$process = new Process('ping -c 5');
echo 'Executing';
$process->run(function ($type) {
    if (Process::OUT === $type) {
        echo '.';

It is also possible to print the command output as soon as it gets available defining a second parameter in the callable. This time, the script will print the command output as soon as it gets available:

$process = new Process('ping -c 5');
$process->run(function ($type, $buffer) {
    if (Process::ERR === $type) {
        echo $buffer;

This can be done also with the getIncrementalOutput() and getIncrementalErrorOutput() methods, that returns only the new output since the last call.

$process = new Process('ping -c 5');

while ($process->isRunning()) {
    echo $process->getIncrementalOutput();

It is recommended to add a small delay in the while loop if we can afford it to reduce the number of calls to getIncrementalOutput().


Signals are asynchronous notifications sent to a process to notify of an event that occurred. Using signals we can for instance stop asynchronous processes using the signal() method:

$process = new Process('ping -c 50');

The ping command is “killed” after 3 seconds. The SIGKILL constant is defined in PCNTL.


A PID is a number to temporarily uniquely identify a process. We can get the PID of a running process with the getPid() method:

$process = new Process('ls -lh');

var_dump($process->getPid()); // int(78316)

Executing PHP Code

The component provides the class PhpProcess (which extends from Process), to execute PHP code in isolation. That means that it is run in a different process so no variables or open resources are shared between them.

use Symfony\Component\Process\PhpProcess;

$process = new PhpProcess('<!--?php echo "Hello world!";'); $process--->run();

echo $process->getOutput();

It will print out “Hello world!”.

Under the hood

If you are following the posts of this series you know that we always like to dive a little bit deeper and find out how the component is made internally. Usually, the official documentation for Symfony components is excellent so we try to give back to the community by explaining them in a different way and trying to share roughly how they work internally.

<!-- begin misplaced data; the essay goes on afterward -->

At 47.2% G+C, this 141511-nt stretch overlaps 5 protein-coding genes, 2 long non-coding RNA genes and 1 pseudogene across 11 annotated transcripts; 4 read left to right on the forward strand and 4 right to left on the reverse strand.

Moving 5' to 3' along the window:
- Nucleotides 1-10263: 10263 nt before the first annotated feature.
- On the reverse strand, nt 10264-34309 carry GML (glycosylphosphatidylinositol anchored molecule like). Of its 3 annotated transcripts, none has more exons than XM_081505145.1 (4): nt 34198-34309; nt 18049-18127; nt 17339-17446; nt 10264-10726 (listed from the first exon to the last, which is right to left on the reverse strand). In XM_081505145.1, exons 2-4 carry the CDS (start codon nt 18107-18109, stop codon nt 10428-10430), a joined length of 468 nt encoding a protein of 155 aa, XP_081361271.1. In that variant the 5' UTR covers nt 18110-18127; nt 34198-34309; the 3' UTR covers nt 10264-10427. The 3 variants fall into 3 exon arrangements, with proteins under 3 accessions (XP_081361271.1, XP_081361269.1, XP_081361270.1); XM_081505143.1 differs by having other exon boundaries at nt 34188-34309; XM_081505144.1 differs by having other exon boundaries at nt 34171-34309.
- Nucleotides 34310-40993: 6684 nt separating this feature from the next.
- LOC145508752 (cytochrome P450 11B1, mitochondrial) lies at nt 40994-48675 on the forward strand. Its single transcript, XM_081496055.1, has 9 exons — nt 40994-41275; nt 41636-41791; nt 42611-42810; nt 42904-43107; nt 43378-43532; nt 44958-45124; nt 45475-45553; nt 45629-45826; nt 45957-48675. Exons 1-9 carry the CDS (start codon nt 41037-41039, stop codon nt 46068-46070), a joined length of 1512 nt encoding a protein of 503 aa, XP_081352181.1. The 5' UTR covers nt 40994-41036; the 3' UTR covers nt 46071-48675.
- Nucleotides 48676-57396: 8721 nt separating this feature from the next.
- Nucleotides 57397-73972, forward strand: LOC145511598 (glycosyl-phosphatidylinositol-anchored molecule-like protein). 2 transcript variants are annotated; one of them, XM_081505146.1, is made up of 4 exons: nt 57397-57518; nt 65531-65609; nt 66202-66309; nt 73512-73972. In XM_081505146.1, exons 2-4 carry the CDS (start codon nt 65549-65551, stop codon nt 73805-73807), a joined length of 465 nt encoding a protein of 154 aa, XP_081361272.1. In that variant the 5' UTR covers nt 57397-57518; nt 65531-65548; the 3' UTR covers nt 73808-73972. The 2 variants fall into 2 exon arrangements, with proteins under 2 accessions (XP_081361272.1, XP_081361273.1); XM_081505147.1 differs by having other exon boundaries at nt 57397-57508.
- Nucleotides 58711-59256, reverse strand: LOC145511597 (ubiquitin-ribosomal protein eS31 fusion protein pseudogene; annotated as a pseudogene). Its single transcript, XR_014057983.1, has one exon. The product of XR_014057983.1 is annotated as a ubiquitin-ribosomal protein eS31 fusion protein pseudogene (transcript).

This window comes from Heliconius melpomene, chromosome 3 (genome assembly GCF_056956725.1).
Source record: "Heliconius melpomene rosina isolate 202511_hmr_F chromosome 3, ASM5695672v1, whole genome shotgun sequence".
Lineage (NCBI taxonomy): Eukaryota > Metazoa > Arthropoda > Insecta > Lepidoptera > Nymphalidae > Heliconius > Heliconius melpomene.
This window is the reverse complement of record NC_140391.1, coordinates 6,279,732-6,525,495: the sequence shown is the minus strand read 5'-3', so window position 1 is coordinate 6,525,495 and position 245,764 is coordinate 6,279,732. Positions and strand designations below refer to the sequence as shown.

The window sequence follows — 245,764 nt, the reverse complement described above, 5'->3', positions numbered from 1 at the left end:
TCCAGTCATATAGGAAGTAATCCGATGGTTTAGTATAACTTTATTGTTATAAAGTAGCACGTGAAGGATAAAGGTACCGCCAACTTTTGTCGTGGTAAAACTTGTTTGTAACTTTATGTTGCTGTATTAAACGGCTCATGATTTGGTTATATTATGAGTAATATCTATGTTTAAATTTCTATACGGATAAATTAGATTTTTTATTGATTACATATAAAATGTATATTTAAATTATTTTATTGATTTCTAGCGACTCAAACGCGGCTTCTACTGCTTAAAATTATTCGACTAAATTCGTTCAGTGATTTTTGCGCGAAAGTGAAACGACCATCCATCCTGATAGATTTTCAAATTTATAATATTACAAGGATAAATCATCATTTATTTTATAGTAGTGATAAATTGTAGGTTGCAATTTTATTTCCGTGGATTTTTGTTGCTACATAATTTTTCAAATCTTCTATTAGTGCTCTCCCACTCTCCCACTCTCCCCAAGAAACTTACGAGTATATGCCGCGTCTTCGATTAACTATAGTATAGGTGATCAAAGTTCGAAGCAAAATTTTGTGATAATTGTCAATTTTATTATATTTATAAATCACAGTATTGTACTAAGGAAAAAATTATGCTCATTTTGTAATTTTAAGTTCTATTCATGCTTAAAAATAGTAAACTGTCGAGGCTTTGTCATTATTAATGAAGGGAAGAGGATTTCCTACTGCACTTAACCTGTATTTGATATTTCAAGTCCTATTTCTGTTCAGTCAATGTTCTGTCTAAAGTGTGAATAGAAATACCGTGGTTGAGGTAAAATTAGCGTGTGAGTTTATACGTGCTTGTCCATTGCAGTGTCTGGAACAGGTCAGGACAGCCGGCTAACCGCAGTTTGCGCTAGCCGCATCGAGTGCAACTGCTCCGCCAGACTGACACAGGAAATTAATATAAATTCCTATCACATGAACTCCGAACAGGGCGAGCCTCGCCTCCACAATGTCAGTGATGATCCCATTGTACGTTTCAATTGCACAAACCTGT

Internally, the Process class makes use of the proc_open() function to execute a command and open file pointers for input/output. The proc_open() function is not straightforward to use, as it needs a descriptor specification.

The descriptor specification is an indexed array to tell the function how we want to handle stdin, stdout and stderr. By default, in the component, pipes are used, but it can be configured to use a file for stdout instead. These are the parameters that proc_open() receives when executing “ls -lh”:

string(6) "ls -lh"
array(3) {
  [0] =>
  array(2) {
    [0] => string(4) "pipe"
    [1] => string(1) "r"
  [1] =>
  array(2) {
    [0] => string(4) "pipe"
    [1] => string(1) "w"
  [2] =>
  array(2) {
    [0] => string(4) "pipe"
    [1] => string(1) "w"
array(0) {
string(31) "/Users/raulfraile/servergrove/process"
array(2) {
  'suppress_errors' => bool(true)
  'binary_pipes' => bool(true)

The option “suppress_errors” is only for Windows systems and suppresses errors generated by the proc_open() function, while “binary_pipes” forces to open pipes in binary mode, instead of using the usual stream_encoding.

The Process component is one of the oldest in the Symfony framework, it is quite interesting to view the transformation it went through over 4 years, take a look at how simple it was (254 LoC) and how much more complete it became (1446 LoC). This is a big reason why it is great to reuse well developed and tested libraries.

Finally, as a curiosity, the PhpProcess class, which is used to execute PHP code, already supports HHVM. The PhpExecutableFinder class, used to find the PHP binary, checks whether HHVM is being used by reading the HHVM_VERSION constant, only available when HHVM is the current engine.

Who’s using it?

More info

Photo: Work in progress, by Stefano Mortellaro